The goal of maths teaching in the nursery school is to encourage little children to think of it as a useful subject. Becoming familiar with mathematical terms at an early age will also ease the transition to primary school. '

- When kids experience maths as useful and fun though play and activities, they’ll retain that attitude in later life, says Prof Fauskanger enthusiastically.

- I want all children to turn up proudly on their first day at primary school and say ‘I know how to do maths’.

Prof Reikerås, whose everyday work focuses on children with mathematical difficulties, also believes that youngsters have the right to be helped to develop their abilities in this area. '

- Being introduced to maths at an early age is closely related to their oral language development. They gain necessary experience with maths through play, too. When adults know a lot about the subject, they’ll be able to teach it more easily.

Prof Mosvold agrees:

- Maths in nursery schools and in training early-years teachers is about facilitating children’s learning. You have to know your stuff then.

Come far
Time local authority, which includes Bryne, has come a long way in the work of introducing maths to nursery schools and is involved in a joint project with the Gjesdal and Sola authorities.

- Through this ‘maths guest’ scheme, all three councils are focusing on mathematical difficulties and games in nursery schools, reports Petter Emberland, who has been active in the work.

Another project which aims to put maths on the map is the “Gröbels master builder” construction scheme, which will be part of a major exhibition in the Sandnes Science Centre.

- The goal of this project is play with mathematical forms, explains Prof Fauskanger.

- We’re cooperating with the science centre over a 2008 display where children create structures with building blocks.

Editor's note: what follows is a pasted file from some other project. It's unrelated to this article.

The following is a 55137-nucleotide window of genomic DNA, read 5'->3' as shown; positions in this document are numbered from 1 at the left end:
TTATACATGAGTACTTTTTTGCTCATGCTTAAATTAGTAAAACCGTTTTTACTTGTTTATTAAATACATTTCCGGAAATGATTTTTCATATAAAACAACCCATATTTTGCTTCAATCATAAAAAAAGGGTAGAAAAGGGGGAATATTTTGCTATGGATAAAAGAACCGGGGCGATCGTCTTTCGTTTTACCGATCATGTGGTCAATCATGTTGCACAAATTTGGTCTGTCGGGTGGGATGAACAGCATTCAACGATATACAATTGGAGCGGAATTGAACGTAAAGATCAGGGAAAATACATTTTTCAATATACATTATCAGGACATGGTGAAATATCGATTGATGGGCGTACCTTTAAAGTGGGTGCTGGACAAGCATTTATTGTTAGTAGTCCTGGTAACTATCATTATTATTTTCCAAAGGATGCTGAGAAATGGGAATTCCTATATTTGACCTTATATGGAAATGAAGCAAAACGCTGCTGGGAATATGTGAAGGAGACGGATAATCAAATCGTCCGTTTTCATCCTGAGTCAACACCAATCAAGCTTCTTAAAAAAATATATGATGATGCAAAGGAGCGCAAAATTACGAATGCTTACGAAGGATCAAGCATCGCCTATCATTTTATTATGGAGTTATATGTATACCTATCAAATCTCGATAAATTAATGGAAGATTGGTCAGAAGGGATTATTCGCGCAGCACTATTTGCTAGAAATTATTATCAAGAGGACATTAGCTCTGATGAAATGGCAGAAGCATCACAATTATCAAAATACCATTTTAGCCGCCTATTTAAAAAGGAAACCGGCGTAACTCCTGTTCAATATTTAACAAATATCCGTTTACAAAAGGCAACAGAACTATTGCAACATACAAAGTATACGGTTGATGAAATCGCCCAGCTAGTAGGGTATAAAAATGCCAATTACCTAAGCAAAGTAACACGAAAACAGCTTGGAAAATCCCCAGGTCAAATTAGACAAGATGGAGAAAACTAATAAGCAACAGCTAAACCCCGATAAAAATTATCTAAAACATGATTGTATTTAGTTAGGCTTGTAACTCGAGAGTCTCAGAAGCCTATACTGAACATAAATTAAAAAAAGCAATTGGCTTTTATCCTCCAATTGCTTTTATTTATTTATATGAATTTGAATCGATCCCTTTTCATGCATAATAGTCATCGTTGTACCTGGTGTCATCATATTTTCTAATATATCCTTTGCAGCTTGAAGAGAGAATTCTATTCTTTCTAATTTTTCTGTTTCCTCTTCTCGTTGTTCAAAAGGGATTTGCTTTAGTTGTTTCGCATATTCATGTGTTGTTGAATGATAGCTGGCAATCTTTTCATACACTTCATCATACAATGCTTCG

Prof Reikerås is currently working on the development of observational materials for identifying how children develop their mathematical understanding between the ages of two and five.

The Mathematics Between Individual and Surroundings (MIO) tool will be used to say what such youngsters can grasp in terms of mathematical concepts.

Another area of interest is the transition between nursery and primary schools, Prof Fauskanger reports. Closer collaboration between teachers and parents will ease this change-over.

Prof Mosvold is also concerned with the way maths takes shape in schools. His PhD thesis concluded that the subject often acquires a theoretical slant.

- Maths in the nursery school is more practical because it’s incorporated in everyday activities. Further up the system, this gives way to a lot of rote teaching. That’s why many pupils find maths hard.

By learning mathematical concepts at a young age, however, children will more easily see how this subject is part of their everyday lives. And this is not hard, Prof Fauskanger believes.

- We only need to give children a choice. Being allowed to choose how many bites an apple should be divided into is interesting enough in itself, she says.

- Discovering how three bites of an apple could be turned into six represents a fine challenge for a curious pupil who’s eager to learn.

Text: Silje Stangeland
Photo: Elisabeth Tønnessen